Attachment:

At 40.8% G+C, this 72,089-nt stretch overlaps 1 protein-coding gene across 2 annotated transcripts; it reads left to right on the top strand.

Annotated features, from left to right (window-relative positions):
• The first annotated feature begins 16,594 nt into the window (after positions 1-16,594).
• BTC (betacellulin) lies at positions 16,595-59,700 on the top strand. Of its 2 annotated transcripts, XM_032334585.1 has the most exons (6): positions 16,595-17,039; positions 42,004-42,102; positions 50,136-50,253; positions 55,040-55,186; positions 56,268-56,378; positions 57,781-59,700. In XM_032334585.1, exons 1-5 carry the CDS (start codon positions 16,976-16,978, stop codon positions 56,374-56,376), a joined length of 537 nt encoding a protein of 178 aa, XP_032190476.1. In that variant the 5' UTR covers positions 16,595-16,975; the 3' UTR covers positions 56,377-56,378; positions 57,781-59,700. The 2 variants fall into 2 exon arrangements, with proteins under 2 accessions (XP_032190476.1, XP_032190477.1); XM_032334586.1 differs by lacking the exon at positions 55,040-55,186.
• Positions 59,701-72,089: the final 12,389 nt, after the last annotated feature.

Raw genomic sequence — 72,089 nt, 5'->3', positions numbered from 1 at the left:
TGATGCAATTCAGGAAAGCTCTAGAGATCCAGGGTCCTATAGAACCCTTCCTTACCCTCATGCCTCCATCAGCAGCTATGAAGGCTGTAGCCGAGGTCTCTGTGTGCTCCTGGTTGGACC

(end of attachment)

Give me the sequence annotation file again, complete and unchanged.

At 40.8% G+C, this 72,089-nt stretch overlaps 1 protein-coding gene across 2 annotated transcripts; it reads left to right on the top strand.

Annotated features, from left to right (window-relative positions):
• The first annotated feature begins 16,594 nt into the window (after positions 1-16,594).
• BTC (betacellulin) lies at positions 16,595-59,700 on the top strand. Of its 2 annotated transcripts, XM_032334585.1 has the most exons (6): positions 16,595-17,039; positions 42,004-42,102; positions 50,136-50,253; positions 55,040-55,186; positions 56,268-56,378; positions 57,781-59,700. In XM_032334585.1, exons 1-5 carry the CDS (start codon positions 16,976-16,978, stop codon positions 56,374-56,376), a joined length of 537 nt encoding a protein of 178 aa, XP_032190476.1. In that variant the 5' UTR covers positions 16,595-16,975; the 3' UTR covers positions 56,377-56,378; positions 57,781-59,700. The 2 variants fall into 2 exon arrangements, with proteins under 2 accessions (XP_032190476.1, XP_032190477.1); XM_032334586.1 differs by lacking the exon at positions 55,040-55,186.
• Positions 59,701-72,089: the final 12,389 nt, after the last annotated feature.

Raw genomic sequence — 72,089 nt, 5'->3', positions numbered from 1 at the left:
TGATGCAATTCAGGAAAGCTCTAGAGATCCAGGGTCCTATAGAACCCTTCCTTACCCTCATGCCTCCATCAGCAGCTATGAAGGCTGTAGCCGAGGTCTCTGTGTGCTCCTGGTTGGACC